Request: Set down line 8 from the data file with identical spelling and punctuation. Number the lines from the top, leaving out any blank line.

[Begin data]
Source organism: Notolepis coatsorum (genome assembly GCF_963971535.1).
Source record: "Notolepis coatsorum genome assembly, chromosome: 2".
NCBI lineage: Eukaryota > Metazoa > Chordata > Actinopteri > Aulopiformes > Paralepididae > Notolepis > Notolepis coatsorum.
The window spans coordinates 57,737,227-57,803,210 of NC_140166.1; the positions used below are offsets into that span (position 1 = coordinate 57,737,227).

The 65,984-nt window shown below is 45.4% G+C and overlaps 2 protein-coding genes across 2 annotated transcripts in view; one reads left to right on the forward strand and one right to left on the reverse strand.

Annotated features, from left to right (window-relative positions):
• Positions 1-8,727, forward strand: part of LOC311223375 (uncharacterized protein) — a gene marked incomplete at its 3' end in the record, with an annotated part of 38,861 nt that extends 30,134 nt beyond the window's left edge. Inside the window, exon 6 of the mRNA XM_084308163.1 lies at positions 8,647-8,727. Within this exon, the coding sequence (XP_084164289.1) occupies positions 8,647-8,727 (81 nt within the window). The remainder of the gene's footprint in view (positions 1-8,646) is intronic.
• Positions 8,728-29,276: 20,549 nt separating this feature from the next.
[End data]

• Positions 8,728-29,276: 20,549 nt separating this feature from the next.